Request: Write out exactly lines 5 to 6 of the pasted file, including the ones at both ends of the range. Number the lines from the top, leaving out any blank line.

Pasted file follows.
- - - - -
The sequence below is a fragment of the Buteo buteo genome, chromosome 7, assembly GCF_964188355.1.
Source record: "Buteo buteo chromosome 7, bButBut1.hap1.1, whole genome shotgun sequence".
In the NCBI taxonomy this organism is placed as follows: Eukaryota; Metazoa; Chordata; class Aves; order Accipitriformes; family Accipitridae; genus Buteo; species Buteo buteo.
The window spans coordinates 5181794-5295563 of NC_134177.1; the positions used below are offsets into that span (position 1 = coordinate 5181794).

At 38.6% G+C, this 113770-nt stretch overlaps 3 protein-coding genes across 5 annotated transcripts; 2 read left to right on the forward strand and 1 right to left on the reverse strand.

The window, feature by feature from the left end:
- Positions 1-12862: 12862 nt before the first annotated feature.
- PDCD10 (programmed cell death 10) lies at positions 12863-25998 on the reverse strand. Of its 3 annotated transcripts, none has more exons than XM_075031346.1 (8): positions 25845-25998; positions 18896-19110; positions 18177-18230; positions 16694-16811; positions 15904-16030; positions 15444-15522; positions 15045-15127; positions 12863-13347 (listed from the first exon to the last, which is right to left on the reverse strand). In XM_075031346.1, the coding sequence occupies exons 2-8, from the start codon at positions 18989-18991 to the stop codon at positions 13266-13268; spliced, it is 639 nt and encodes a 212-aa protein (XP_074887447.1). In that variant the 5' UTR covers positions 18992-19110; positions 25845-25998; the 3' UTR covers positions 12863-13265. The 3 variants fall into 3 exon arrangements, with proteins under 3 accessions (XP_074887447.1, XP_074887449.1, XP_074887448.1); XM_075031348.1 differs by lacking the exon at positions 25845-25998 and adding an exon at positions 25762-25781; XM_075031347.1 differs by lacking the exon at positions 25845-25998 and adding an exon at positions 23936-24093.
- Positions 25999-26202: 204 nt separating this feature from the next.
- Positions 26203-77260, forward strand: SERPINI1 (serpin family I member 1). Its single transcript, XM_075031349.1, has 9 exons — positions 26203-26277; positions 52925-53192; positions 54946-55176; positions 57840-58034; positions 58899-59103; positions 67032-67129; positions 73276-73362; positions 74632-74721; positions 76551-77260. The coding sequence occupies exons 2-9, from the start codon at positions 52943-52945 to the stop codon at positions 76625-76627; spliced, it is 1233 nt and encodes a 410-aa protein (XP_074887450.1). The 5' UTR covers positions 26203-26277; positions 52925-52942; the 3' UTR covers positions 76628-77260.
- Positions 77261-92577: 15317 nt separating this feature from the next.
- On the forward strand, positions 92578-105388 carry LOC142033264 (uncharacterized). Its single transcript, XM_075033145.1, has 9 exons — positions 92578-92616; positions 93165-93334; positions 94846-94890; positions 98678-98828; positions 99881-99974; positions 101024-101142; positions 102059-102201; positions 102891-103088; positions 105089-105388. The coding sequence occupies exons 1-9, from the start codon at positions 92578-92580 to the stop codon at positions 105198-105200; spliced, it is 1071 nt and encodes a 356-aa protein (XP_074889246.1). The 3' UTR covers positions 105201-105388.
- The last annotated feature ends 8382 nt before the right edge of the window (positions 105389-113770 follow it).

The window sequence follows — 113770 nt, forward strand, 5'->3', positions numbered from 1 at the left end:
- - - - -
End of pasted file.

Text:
At 38.6% G+C, this 113770-nt stretch overlaps 3 protein-coding genes across 5 annotated transcripts; 2 read left to right on the forward strand and 1 right to left on the reverse strand.

The window, feature by feature from the left end: